Yovani Flores


        Sometimes when we have early release from school we sneak away to play marbles with the grimy boys at the end of my street. Me and my sisters hide around corners away from Abuela’s front windows and prying eyes. Our afternoons ends too fast because we’re stuck listening to sore losers talk caca - and complain. Pedro’s the worst one: thinking he’s boss all the time, trying to change the rules whenever I win one of his colorful beauties. Pedro can’t stand losing to a girl like me; he even tries to boss my words, “Hey, I told you not to call them beauties...that’s not allowed!” I just keep reminding him to run for Mayor of sore losers.

It doesn’t matter...I’ve been collecting beauties since third grade and he’s still pouting. I smile into his flustered eyes whenever he throws a fit, “If you ever win them back you call them whatever you want dummy.” I dance and jam out my famous collection of Pedro’s Beauty songs,“Ooooh my deep blue crystals with shades of green matching your jealous face. Juicy speckles of pulp from mouth-watering tangerines as sweeeeet as mango skies flowing like lace. Those velvet clumps of bloody pomegranate seeds reminding meeeee of Pedro’s face.”

Cheers explode, “Ha, what a burn Pedro!” Our bodies curl into rolly-polly balls, laughing and muffling our mouths with dirty fingers. Pedro’s arms are tight across his chest, then he bends and laughs all over his scabby knees. My laugh crumbles quickly. I picture Abuela marching towards us in her chanclas and a bata. She’s known for launching personal investigations wearing slippers - and a housedress. A sudden screech of twisting metal cries like a nightmare soundtrack: shattered glass like floating diamonds, squeals of spinning tire in front of the school doors right  across from Abuela’s window. Fat clouds with full bellies release fumes and hazy smoke over the Chicago skyline. Our cheers and laughter...gone.

A big green Impala slumps over the curb like a drunken old man. It reminds me of Papi’s green Impala. Two shadows start moving behind a foggy window and a husky voice hovers over a woman’s cries like a tuba. We inch closer; a snaky man with clear blue eyes balances a cigarette between his thin lips, a fork of words swallow the woman’s face, “Shut the fuck up puta!” His scrawny knuckles peek between strands of her quivering rag doll hair. Thumping drums vibrate in my throat every time her head hits the dashboard, doom, doom, doom. And we are zombies. Us tough girls from Humboldt Park. Quiet. Powerless.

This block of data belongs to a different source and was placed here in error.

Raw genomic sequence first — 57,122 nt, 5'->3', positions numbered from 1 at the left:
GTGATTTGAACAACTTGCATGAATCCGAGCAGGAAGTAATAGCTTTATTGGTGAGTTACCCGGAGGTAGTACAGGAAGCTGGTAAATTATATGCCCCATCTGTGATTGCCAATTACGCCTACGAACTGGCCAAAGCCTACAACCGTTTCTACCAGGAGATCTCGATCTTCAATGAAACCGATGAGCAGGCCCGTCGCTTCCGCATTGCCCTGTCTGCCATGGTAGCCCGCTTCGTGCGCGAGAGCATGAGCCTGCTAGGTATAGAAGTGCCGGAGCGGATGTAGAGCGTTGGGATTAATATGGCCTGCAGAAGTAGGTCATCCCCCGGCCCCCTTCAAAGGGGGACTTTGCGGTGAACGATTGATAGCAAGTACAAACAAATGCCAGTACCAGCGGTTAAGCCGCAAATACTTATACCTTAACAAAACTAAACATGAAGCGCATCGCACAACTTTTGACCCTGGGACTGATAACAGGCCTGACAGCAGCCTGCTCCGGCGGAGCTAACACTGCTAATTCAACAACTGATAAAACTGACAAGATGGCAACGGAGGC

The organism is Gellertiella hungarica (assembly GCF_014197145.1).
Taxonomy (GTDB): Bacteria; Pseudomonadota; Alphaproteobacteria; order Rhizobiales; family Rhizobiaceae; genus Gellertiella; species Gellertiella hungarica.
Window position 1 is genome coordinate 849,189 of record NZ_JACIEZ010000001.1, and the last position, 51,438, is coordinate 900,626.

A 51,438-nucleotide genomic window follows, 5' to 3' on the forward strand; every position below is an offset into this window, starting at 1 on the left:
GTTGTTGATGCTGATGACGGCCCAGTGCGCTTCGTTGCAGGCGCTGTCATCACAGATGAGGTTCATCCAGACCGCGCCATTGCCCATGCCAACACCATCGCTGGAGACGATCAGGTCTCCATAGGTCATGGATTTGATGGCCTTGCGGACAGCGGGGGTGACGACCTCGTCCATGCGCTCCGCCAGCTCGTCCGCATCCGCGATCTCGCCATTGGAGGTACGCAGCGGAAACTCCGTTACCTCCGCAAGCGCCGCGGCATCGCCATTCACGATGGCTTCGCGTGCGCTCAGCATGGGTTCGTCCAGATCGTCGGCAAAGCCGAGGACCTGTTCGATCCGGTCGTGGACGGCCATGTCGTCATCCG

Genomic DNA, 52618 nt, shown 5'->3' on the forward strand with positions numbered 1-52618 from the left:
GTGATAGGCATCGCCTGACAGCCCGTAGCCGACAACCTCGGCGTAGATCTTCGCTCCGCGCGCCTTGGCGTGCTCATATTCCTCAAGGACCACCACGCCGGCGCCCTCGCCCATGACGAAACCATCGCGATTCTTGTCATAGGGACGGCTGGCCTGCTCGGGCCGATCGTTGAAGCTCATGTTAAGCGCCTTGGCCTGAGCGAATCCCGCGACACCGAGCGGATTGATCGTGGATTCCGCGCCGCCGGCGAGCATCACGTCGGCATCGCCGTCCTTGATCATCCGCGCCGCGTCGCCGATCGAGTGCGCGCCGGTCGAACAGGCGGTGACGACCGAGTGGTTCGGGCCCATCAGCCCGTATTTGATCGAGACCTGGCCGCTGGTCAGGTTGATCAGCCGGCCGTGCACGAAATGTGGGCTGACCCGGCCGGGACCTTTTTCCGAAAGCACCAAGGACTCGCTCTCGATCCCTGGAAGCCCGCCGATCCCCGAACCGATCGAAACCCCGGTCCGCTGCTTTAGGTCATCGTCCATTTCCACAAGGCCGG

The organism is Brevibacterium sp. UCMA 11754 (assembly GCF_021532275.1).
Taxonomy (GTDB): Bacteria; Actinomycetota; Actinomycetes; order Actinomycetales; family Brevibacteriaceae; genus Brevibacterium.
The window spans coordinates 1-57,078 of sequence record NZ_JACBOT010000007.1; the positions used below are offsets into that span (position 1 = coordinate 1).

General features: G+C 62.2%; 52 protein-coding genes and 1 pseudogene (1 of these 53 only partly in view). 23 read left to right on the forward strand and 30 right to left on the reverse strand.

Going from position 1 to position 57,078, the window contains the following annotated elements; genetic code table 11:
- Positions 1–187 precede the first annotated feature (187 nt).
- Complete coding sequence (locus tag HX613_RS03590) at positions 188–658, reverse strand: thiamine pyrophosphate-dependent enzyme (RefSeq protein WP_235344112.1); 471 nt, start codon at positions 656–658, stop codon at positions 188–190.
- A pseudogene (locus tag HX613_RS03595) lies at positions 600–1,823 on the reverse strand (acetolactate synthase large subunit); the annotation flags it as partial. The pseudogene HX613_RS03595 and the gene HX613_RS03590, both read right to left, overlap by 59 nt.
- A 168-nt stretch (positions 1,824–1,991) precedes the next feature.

He slinks around cutting between us like a ghost. A puff of dust explodes each time his boots land on her body. Then two guys finally come running out of nowhere, “Mira, mira leave her alone! Oye, que pasa aqui bro? The fucks wrong with you meng!” They move in close until the snake man hisses forward like a king cobra, “Mira, get the fuck out of my face bro! He points at her, “that’s my business cabron - so saca la cuchara!” I’m furious, watching them act like mummies, “Hey, hey you…don’t just stand there like you’re all scared! Kick his ass estupid head and talking about spoons! Just jump him man!”

A small crowd gathers. He takes his time kicking her again, and again. More eyes look away pushing shaking fists deep inside their pockets. Us: screaming in the background but nobody even looks at us, and one by one they walk away. The serpent uncoils slowly behind the steering wheel. No reason to hurry: no one will help her. Nobody wants to be bothered. Not sure why my feet are running along side the Impala, I pound his windows furiously, cursing his empty eyes while carrying the weight of Abuela’s gaze on my shoulders. Others are running close behind: with curled fists we hammer his dirty windows until his face just fades away.